A proposed class action claims Ulta Salon, Cosmetics & Fragrance, Inc. unlawfully charged sales tax on protective face masks in Pennsylvania.
According to the case, face masks fall under the state’s medical supplies and clothing tax exemptions given the items are intended to protect wearers during the COVID-19 pandemic and be worn as an everyday clothing item.
“Defendant should not have required payment of or charged sales tax on protective face masks because the only reason for buying protective face masks during the pandemic was for a medical purpose and for use as everyday wear, and it is alleged, on information and belief, that Defendant only manufactured and sold such masks for a medical purpose and for use as everyday wear,” the complaint states.
By charging sales tax on protective face masks, Ulta has violated the Pennsylvania Unfair Trade Practices and Consumer Protection Law and caused buyers to lose money and “the benefit of the use and retention of money they otherwise would have had, benefited from, or held,” according to the suit.
The lawsuit says protective face masks sold during the COVID-19 pandemic fall under two sales tax exemptions in Pennsylvania: the medical supplies exemption, which includes “tangible personal property for use in alleviation or treatment of injury, illness, disease or incapacity,” and the clothing exemption, which includes “[a]rticles, including vesture, wearing apparel, raiments, garments or shoes, which are designed to cover the human body as ordinary or everyday wear.” The clothing exemption, the case adds, does not include accessories or “ornamental wear” designed to be worn for decorative purposes.
The lawsuit stresses that protective face masks began to be used during the pandemic for medical purposes and as everyday wear following government guidelines and regulations issued in response to the virus.
“The retailers that sold such masks, including Defendant, knew or should have known the masks were to be used only for medical purposes and as everyday wear, as there was no other use for the masks at issue, and such masks were designed and intended to serve only medical purposes (to combat the physical spread of COVID-19) and to be used as everyday wear (to comply with government guidance and orders),” the complaint states.
Per the case, Pennsylvania residents at the onset of the pandemic were “strongly encouraged” to wear masks, the use of which has since become routine.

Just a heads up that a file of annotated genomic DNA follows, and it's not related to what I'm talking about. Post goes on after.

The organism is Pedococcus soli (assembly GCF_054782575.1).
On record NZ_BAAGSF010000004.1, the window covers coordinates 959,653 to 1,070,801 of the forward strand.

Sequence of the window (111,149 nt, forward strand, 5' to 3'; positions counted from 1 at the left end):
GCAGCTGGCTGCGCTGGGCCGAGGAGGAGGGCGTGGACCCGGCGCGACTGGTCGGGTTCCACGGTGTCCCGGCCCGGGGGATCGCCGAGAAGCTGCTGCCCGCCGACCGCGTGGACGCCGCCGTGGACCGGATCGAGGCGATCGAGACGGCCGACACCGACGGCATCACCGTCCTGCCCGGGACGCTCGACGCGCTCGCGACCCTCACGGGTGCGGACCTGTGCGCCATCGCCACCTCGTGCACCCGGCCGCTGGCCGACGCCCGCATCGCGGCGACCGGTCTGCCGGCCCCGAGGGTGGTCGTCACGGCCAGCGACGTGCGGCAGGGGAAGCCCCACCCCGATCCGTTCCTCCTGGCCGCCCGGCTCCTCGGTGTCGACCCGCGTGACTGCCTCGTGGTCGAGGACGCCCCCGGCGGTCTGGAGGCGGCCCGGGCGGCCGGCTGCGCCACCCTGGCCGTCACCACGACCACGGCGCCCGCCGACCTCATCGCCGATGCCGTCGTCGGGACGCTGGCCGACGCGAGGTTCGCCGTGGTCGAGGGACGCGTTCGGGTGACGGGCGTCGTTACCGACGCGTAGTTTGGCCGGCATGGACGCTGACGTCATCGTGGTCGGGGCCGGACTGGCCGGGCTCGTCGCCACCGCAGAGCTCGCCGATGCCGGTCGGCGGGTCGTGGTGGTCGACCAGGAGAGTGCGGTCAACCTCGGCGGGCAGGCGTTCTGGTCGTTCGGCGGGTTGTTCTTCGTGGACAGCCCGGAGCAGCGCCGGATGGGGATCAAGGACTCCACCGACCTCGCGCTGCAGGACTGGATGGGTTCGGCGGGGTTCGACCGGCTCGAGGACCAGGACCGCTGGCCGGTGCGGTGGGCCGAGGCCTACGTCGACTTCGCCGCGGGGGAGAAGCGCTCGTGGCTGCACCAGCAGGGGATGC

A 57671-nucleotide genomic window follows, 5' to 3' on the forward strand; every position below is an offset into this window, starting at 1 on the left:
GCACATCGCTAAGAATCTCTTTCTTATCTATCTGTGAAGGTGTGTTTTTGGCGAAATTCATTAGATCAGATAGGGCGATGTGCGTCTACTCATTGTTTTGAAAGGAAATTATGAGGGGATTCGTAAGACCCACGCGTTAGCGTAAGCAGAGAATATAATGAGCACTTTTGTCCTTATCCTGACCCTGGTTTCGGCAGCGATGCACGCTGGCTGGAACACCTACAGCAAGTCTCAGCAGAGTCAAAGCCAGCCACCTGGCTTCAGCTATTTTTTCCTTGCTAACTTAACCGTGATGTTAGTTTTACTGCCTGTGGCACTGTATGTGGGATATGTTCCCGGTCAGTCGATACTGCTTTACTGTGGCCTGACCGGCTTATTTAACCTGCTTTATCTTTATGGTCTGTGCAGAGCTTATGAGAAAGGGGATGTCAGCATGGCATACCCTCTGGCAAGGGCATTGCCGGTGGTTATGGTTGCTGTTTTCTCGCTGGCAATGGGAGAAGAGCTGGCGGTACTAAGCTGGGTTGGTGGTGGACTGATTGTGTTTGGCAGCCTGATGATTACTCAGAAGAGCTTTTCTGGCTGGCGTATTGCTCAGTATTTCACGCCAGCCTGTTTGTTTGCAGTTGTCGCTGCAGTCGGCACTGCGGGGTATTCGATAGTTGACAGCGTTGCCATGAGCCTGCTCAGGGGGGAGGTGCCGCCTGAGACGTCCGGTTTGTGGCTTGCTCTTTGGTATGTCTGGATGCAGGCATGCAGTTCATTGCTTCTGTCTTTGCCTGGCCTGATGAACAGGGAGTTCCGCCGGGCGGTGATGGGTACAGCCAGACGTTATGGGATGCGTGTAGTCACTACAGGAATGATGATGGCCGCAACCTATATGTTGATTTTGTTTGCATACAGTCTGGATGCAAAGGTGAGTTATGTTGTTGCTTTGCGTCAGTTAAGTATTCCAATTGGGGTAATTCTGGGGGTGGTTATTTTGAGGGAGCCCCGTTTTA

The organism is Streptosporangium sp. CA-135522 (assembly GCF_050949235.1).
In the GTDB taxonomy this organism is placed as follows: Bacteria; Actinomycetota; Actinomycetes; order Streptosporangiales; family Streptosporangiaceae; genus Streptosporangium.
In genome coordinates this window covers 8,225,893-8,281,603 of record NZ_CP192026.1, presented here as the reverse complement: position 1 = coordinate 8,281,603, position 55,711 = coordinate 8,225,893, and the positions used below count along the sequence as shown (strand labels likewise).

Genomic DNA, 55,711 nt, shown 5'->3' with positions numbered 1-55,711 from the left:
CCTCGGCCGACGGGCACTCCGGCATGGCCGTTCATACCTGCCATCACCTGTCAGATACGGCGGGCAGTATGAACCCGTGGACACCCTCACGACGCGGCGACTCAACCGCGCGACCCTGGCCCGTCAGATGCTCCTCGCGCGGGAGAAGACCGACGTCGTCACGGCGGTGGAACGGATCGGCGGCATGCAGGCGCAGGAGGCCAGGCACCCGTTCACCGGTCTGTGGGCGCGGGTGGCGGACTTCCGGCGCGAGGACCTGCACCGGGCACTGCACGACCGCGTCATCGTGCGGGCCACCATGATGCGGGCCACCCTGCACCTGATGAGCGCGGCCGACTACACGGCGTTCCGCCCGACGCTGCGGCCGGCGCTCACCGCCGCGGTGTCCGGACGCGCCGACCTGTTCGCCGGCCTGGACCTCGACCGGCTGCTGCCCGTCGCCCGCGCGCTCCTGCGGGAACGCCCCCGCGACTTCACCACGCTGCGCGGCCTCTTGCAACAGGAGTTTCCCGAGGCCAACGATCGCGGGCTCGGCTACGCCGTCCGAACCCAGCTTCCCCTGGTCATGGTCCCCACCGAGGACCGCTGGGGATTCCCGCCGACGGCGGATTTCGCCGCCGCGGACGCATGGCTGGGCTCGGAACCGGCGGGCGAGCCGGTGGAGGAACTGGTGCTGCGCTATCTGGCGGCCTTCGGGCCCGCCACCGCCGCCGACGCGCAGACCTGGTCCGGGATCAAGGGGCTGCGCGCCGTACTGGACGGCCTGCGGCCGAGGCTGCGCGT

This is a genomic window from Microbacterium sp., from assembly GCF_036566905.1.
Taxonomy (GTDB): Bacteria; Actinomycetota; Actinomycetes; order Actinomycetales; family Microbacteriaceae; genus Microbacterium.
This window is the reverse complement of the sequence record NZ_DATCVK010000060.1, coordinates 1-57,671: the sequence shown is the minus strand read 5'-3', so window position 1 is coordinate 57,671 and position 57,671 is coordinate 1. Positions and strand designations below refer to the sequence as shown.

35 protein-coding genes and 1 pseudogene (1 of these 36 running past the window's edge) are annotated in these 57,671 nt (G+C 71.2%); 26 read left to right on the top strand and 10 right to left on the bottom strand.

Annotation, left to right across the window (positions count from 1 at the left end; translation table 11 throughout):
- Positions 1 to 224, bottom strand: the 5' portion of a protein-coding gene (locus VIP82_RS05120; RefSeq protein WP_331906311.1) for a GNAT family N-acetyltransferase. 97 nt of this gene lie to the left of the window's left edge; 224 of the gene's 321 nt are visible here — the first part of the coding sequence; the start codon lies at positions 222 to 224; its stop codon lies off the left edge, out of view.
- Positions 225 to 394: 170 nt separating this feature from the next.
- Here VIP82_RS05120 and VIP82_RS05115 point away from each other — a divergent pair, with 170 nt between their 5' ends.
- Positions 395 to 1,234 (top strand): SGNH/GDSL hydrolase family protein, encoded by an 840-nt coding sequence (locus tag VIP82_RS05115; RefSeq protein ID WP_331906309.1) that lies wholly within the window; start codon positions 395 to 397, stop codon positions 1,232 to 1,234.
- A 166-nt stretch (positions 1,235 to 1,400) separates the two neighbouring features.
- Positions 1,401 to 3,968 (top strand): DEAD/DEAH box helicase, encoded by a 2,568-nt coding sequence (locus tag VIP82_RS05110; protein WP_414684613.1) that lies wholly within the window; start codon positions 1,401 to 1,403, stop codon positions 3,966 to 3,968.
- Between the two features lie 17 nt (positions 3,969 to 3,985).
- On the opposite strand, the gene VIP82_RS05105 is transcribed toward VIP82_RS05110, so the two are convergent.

“For these reasons, Defendant knew or should have known that the sale of protective face masks was not subject to sales tax because such masks became and now are properly characterized as everyday wear and medical supplies,” according to the suit.
The Pennsylvania Department of Revenue, following Governor Tom Wolf’s March 6, 2020 emergency disaster declaration, indicated on its website that protective face masks would be “exempt from Pennsylvania sales tax,” the lawsuit says. Moreover, the Department later clarified in January 2021 that while non-medical masks were taxable before the pandemic given they were generally used as clothing accessories and not for an exempt purpose, masks purchased as a means of protection against the spread of COVID-19, and thus for a medical purpose, were considered exempt from sales tax, the suit relays. The Department of Revenue further indicated that it would refund consumers for sales tax paid on protective face masks and not require businesses to remit sales tax on the items, according to the complaint.
Per the case, the plaintiff purchased in October 2020 two protective face masks from one of Ulta’s 45 retail locations in Pennsylvania. According to the suit, Ulta charged the plaintiff $5.30 for the masks, which were advertised for $2.50 each. The extra $0.30, which was identified as sales tax on the receipt, represents six percent of the masks’ sales price, the suit says. The plaintiff says she only discovered the extra charge after later reviewing her receipt.
The lawsuit argues that Ulta deprived the plaintiff and proposed class members of the money they paid in unlawful sales tax and the benefit of such funds that they would have otherwise retained.
The case, which was removed from the Allegheny County Court of Common Pleas to the Pennsylvania’s Western District Court on April 15, 2021, echoes previous putative class action litigation filed against otherretailers alleged to have chargedunlawful sales tax on protective face masks in the state.
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